Nothing ruins my day worse than a headache. When a headache suddenly attacks, my mood suddenly changes and my productive levels definitely go down. There was a time when I’d constantly have headaches, at least twice or thrice a week. At first, I thought it was just stress, eye strain, and lack of sleep that trigger them frequently, however, it was more serious than I thought.
Sometimes, a headache is not just a headache. There are numerous cases wherein headaches are symptoms of certain conditions that affect other parts of the body. This is one my recent discoveries when I first visited my doctor in Werribee, VIC. What really prompted me to have a check up was the regularity of my headaches. Honestly, it was becoming very uncomfortable and agitating since there was pains near my forehead and neck areas as well. My doctor called this condition the tension headache.
Tension headache is actually the most common form of headache among teenagers and adults resulting from stress. This is actually not the gravest type, however, the frequency of my headaches is a bit alarming. After my physical examination, she immediately resented options on how my headaches could be treated. She mentioned several which are medication, counselling, stress management, and even physiotherapy service for headaches when my condition gets worse.
Tension headache is just one of the many headaches we experience. Other common type of headache includes the sinus headache. This is usually characterized by the build-up of pain and pressure in areas such as the cheekbones, the nose, and the forehead. My doctor said that it was caused by the inflammation of my sinuses in the head. Asides from the throbbing and aching, she also told me to be prepared for other symptoms like runny nose, swelling in the face, fever, and fullness of the ears.
Another usual headache, most especially for women, is migraine. Migraines are described as the pounding of pain one part of the head. My doctor also told me that they could last from 4 hours to 4 days, and it doesn’t end there. When a migraine occurs, she warned me that I reoccur up to 4 times of the same month.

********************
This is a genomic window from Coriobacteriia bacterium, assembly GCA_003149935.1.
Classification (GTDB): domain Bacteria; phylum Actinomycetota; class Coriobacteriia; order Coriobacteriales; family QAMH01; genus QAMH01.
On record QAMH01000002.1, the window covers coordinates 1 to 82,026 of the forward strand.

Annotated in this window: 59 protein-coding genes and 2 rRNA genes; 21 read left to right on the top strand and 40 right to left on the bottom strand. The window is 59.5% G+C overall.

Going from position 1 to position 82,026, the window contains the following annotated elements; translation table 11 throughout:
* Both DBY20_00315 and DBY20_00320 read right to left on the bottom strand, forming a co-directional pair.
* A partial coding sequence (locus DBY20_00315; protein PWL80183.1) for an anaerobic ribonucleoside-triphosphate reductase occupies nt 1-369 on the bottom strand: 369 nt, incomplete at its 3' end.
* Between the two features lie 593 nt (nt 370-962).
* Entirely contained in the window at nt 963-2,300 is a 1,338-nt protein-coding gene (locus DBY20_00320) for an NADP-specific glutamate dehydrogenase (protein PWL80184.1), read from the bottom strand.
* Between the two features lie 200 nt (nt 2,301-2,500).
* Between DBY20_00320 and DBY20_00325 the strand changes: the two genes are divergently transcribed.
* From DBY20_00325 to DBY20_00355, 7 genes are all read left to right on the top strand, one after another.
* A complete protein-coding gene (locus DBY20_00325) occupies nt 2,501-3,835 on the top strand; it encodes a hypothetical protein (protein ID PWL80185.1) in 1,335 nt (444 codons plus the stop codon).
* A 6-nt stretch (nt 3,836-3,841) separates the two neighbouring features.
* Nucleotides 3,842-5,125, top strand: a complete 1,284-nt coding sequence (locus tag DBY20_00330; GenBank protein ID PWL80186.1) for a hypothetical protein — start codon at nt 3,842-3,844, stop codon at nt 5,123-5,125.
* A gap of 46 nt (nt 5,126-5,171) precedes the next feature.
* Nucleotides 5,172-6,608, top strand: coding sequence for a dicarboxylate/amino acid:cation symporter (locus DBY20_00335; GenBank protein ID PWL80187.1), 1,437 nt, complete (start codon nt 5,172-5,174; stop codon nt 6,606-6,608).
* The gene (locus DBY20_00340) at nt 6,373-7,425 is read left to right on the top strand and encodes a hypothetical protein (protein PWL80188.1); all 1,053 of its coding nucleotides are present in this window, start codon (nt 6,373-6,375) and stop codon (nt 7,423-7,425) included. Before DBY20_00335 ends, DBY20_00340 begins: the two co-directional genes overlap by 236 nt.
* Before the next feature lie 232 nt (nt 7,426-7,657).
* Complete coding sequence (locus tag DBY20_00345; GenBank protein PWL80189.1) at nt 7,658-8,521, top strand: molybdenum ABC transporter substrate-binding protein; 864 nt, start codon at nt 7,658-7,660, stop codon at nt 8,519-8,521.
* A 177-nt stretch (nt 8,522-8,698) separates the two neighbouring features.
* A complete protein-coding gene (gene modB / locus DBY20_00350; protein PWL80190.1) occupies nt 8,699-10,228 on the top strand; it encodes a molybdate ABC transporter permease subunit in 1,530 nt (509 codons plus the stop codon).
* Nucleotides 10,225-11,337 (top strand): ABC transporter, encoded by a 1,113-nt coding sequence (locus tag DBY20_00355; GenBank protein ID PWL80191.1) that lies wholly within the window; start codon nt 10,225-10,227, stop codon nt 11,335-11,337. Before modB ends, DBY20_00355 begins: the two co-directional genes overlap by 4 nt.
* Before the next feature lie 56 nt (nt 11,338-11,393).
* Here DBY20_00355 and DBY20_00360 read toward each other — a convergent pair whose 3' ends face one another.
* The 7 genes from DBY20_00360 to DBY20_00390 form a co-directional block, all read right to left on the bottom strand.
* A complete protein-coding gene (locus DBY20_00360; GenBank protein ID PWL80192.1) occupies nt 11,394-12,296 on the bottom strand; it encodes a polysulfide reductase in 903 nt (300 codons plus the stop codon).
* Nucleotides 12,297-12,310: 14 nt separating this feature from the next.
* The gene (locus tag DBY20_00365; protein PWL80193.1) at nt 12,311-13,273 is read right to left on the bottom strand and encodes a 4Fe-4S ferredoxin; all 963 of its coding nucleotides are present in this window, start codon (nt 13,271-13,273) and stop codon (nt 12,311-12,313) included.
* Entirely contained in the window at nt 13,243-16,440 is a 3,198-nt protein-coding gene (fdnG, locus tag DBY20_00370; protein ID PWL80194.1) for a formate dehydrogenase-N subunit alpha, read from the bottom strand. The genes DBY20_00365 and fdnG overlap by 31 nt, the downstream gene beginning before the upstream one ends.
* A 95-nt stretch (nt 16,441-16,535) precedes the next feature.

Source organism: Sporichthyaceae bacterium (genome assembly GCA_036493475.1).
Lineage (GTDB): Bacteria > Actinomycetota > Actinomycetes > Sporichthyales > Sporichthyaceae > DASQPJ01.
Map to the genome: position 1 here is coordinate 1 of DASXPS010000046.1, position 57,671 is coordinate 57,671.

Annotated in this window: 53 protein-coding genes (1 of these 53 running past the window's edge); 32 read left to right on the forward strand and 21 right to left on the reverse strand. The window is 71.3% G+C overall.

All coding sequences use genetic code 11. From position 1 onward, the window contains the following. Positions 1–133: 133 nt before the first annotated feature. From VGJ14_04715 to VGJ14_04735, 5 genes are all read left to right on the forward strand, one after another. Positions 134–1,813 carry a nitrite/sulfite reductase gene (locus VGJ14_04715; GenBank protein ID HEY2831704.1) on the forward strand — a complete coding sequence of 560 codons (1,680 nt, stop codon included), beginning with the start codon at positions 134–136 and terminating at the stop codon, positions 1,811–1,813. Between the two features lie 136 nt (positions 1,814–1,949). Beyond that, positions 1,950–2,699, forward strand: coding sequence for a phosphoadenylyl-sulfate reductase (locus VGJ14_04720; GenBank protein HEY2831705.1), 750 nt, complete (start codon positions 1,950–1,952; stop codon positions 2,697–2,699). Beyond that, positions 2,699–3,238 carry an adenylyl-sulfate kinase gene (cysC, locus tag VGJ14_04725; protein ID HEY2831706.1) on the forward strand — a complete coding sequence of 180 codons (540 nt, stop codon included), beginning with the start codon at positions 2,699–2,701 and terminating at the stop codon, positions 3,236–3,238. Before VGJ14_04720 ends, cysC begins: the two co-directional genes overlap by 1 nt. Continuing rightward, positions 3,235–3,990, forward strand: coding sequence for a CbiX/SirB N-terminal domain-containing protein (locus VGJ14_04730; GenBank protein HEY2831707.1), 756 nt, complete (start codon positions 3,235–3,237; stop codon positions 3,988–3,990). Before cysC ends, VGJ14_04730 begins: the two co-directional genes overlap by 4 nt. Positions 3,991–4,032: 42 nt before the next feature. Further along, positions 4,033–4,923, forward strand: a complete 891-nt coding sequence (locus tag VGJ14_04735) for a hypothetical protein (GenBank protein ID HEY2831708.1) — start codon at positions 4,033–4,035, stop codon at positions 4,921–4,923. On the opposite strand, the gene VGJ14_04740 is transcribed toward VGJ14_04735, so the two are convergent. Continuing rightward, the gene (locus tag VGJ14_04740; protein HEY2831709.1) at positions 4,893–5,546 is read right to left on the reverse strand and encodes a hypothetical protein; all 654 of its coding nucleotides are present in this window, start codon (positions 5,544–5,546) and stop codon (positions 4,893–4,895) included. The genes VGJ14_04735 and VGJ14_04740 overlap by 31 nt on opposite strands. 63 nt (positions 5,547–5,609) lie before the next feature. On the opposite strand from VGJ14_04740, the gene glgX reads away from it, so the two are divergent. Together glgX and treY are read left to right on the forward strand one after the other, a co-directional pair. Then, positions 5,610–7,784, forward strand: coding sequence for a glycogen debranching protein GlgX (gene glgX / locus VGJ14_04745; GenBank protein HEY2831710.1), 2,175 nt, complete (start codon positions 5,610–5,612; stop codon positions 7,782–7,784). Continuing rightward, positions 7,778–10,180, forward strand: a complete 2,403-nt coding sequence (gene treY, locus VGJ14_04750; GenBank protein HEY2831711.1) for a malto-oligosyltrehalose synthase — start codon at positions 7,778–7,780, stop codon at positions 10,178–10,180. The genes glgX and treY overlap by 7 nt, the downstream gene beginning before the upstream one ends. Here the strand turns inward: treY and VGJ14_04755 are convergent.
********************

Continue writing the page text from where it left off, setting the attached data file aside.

According to her, it’s also better to have some knowledge on other secondary headaches, knowing my busy and active lifestyle. Some secondary headaches are compression headaches, ice cream headaches, thunderclap headaches and spinal headaches. These are usually caused by dehydration, ear infection, dental problems, influenza, panic attacks, carbon monoxide poisoning, glaucoma, and hangovers.
After my first visit, I realized that in order to lessen the regularity and gravity of my headaches, I should go to my doctor at least twice a month. When see saw my eagerness to resolve this problem of mine, she recommended that I should consult with a physiotherapist to treat my headaches.
Initially, I was reluctant to go to a physiotherapist near my place because it seemed like I disconnect from what I’m experiencing. Why was I supposed to go to a physiotherapist? I’m not injured and I didn’t get out of rehab. It turns out, this was the fastest way to relieve me.
My physiotherapist told me that this wasn’t the first time they dealt with tension headache. In fact, patients with tension headache were already usuals in the clinic. True enough, medicines alone, of different brands and types, aren’t as effective as physiotherapy. So, I immediately signed up for a treatment program.
Different Physiotherapy Techniques for Headaches
I was enrolled in a program for almost two months and as I progressed, I am constantly surprised how massages could relieve my headaches. Some techniques included in my program are the following:
- For Hypermobile. For joints in the body which are unstable, my physiotherapist made me do several strengthening exercises for my neck. The purpose of this technique was to stabilize, limit, and control joint movement in certain areas of my body.
- Joint mobilization. My diagnosis showed that I have stiff neck joints, causing strain on some of my nerves. What my physiotherapist did was to loosen them using a joint traction and a localized manipulation joint technique. For quite some time, it was actually soothing to feel my neck muscles more relaxed.
- Acupuncture and dry needling. I am not a fan of needles, but I was willing to do acupuncture to speed up my treatment. These two techniques were used to loosen up my tight and overactive muscles.
- Posture correction. I never knew that posture could directly affect my headaches. My physiotherapist told me that poor posture could affect the positioning and flexibility of joints and nerves, which cause the pain. To correct my posture, we did posture exercises and I sometimes wore a posture brace during therapy.
After two months of physiotherapy, I can say that I immediately felt the positive effects. Following my second session, I noticed that they I experienced the headache only once a week. Personally, I found the exercises and the advice very helpful, though I may not speak for all. I am glad that I chose to do the less typical solution to headaches – visit a physiotherapist. All my time, money, and effort to religiously follow my scheduled appointments definitely paid off.